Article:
COLUMNS

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February 15, 2021

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8:58 a.m.

Good Grief: Processing Loss in a Pandemic

It can be hard to find time and energy to grieve properly, especially right now, but it is possible–and essential–to do so.


Alvin Shi / The Chicago Maroon

Since the beginning of the COVID-19 pandemic about a year ago, grief from the tragic loss of life has been widespread and ever-present. During this crisis, everyone has been impacted by loss, either directly or as part of a larger community. At the beginning of this quarter, our very community was devastated by the sudden loss of a student. As school and work continue, students in the UChicago community have little time in their demanding schedules to understand loss and to heal properly. But grief is an essential part of healing, and there are ways to facilitate the process despite the other obligations facing college students.

Aside from a lack of time, the restrictions on gatherings due to COVID-19 make it more difficult to rely on traditional means of grieving. Funerals, religious services, and visits to loved ones in the hospital are far more difficult, if not impossible. Without in-person support from family and a community, people may feel like they have to face their pain alone. The sense of isolation that may have existed prior to the loss is likely intensified. On top of that, UChicago’s mental health resources have not always provided enough help to students. To make up for that lack of support, students have had to fill the gap with independent research and projects. UChicago should provide resources to help with the grieving process that are more attuned to student needs and schedules.

Even so, there are ways to seek out support despite the loneliness of the pandemic. For students experiencing grief or mental health issues, there are some good places to start. Student Counseling Services has a variety of options depending on specific needs and preferences. Let’s Talk is an informal drop-in service (now held virtually) for students unsure about regular therapy sessions. There are also resources at UChicago Spiritual Life for students who have experienced loss. For more options, this article gives a run-down of UChicago’s offerings.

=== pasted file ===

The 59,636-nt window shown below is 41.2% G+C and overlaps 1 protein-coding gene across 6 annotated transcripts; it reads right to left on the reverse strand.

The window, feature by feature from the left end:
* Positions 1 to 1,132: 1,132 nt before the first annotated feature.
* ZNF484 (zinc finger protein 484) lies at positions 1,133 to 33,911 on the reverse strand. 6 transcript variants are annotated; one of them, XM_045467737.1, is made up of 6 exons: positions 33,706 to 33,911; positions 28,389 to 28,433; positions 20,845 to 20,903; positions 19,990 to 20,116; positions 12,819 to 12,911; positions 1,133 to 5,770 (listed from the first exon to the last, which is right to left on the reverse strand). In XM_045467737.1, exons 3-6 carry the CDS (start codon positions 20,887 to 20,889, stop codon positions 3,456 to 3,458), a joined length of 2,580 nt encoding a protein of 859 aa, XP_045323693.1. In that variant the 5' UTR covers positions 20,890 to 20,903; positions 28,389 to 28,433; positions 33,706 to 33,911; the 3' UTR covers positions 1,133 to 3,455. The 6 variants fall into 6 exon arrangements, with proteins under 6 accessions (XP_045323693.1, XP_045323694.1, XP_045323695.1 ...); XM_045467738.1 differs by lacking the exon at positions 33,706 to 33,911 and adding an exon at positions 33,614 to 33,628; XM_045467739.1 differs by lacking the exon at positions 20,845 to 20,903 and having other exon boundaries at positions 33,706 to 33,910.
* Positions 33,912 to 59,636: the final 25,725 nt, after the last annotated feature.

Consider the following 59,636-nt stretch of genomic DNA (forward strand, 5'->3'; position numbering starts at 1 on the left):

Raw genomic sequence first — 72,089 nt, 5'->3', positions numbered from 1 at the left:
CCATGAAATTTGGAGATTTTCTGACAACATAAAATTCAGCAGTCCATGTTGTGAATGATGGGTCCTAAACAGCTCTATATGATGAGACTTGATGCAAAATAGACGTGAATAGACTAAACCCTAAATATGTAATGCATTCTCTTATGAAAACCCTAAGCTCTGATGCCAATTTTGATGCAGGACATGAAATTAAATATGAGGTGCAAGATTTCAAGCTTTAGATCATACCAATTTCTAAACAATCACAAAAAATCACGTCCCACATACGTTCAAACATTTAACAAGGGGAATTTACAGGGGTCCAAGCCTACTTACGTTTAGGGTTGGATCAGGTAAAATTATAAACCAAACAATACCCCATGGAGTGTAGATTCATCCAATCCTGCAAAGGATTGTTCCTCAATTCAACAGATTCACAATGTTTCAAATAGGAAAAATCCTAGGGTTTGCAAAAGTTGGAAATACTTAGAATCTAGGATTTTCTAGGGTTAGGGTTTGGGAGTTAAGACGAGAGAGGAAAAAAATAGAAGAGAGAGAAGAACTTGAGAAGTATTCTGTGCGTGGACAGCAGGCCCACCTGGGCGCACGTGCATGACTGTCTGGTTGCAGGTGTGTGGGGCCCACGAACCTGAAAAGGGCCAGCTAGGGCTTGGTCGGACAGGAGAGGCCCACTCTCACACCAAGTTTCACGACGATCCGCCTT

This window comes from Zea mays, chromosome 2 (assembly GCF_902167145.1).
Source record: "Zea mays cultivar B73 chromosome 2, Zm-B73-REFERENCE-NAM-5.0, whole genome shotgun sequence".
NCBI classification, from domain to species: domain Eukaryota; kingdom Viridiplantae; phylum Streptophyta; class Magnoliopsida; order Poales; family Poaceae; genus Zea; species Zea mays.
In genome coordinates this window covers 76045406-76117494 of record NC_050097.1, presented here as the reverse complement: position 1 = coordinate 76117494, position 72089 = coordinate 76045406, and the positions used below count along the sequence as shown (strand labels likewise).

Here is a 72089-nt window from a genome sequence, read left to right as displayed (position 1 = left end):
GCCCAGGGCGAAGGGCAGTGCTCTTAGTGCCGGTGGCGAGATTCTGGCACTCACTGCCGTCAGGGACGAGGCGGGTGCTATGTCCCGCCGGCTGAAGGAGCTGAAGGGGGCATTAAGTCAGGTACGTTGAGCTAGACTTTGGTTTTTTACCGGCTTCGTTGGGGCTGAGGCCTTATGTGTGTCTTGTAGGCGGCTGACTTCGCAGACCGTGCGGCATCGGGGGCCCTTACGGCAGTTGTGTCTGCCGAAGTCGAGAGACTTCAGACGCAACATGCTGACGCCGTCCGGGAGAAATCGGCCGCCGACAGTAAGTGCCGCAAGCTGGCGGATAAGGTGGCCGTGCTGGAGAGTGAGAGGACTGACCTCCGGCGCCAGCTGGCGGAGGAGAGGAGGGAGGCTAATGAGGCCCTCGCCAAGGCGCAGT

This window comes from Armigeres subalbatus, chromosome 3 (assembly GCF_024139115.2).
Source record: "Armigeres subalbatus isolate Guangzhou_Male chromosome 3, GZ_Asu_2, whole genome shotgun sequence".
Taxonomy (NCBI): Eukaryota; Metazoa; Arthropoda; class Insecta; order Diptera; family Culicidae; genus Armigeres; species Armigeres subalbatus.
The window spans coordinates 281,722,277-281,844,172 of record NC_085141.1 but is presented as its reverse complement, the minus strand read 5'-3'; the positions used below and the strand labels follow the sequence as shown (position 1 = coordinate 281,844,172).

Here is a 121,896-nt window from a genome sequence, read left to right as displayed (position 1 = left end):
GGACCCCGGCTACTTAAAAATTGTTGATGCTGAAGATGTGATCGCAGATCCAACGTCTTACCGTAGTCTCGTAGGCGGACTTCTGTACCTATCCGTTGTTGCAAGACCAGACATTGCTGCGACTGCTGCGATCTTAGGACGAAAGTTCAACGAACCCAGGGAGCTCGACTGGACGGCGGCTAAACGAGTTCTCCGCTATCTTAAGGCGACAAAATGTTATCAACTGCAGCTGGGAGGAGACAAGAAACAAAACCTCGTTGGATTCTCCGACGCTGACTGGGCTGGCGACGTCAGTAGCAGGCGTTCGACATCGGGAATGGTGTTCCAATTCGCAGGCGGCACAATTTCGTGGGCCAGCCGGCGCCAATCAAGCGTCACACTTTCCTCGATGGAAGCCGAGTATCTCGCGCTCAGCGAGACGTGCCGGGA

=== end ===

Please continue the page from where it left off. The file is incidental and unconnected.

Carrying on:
While the topic often feels uncomfortable, delaying or avoiding the anguish following a hardship prevents long-term healing and growth. Given the stigma within the United States surrounding conversations about mental health, it is not surprising that we feel discomfort discussing emotions after a loss. We need to include grief when we normalize discussions on mental health. Although individuals may experience it in slightly different ways, grief is a natural process that affects everyone, and it should be treated as such.

One helpful framework through which grief can be understood is Elisabeth Kübler-Ross’s “stage theory,” which she first developed while working as an assistant professor of psychiatry at UChicago. The five stages are denial, anger, bargaining, sadness, and acceptance. While not everyone may experience all the stages, or experience them in that order, understanding that individual responses to grief are normal and change over time helps to conceptualize it as a healing process rather than as a weakness or an obstacle. David Kessler, a grief expert, adds a sixth stage called “meaning.” After undergoing acceptance, the process of “meaning” includes continuing with life and finding happiness after loss. As far as an approach to the process, Kessler recommends, “Let yourself feel the grief and keep going.”